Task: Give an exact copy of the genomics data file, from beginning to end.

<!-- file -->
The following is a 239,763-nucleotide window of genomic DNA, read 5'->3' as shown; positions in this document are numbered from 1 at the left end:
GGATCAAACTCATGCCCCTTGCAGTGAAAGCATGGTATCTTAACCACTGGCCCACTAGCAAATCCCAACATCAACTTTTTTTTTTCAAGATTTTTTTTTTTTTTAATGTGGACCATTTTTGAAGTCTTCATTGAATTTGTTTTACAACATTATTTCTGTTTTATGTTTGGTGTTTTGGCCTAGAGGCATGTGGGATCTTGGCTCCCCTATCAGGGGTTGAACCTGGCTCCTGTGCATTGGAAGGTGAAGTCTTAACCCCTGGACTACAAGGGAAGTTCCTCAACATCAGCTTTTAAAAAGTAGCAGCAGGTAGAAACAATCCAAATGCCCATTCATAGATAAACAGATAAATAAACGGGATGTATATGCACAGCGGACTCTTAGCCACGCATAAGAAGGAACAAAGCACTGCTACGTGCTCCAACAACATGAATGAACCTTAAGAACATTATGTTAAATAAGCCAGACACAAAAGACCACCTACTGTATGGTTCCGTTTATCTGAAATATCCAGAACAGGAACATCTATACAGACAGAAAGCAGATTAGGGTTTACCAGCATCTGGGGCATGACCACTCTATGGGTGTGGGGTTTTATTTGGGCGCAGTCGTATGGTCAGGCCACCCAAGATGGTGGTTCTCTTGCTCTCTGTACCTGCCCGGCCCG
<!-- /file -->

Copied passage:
The following is a 239,763-nucleotide window of genomic DNA, read 5'->3' as shown; positions in this document are numbered from 1 at the left end:
GGATCAAACTCATGCCCCTTGCAGTGAAAGCATGGTATCTTAACCACTGGCCCACTAGCAAATCCCAACATCAACTTTTTTTTTTCAAGATTTTTTTTTTTTTTAATGTGGACCATTTTTGAAGTCTTCATTGAATTTGTTTTACAACATTATTTCTGTTTTATGTTTGGTGTTTTGGCCTAGAGGCATGTGGGATCTTGGCTCCCCTATCAGGGGTTGAACCTGGCTCCTGTGCATTGGAAGGTGAAGTCTTAACCCCTGGACTACAAGGGAAGTTCCTCAACATCAGCTTTTAAAAAGTAGCAGCAGGTAGAAACAATCCAAATGCCCATTCATAGATAAACAGATAAATAAACGGGATGTATATGCACAGCGGACTCTTAGCCACGCATAAGAAGGAACAAAGCACTGCTACGTGCTCCAACAACATGAATGAACCTTAAGAACATTATGTTAAATAAGCCAGACACAAAAGACCACCTACTGTATGGTTCCGTTTATCTGAAATATCCAGAACAGGAACATCTATACAGACAGAAAGCAGATTAGGGTTTACCAGCATCTGGGGCATGACCACTCTATGGGTGTGGGGTTTTATTTGGGCGCAGTCGTATGGTCAGGCCACCCAAGATGGTGGTTCTCTTGCTCTCTGTACCTGCCCGGCCCG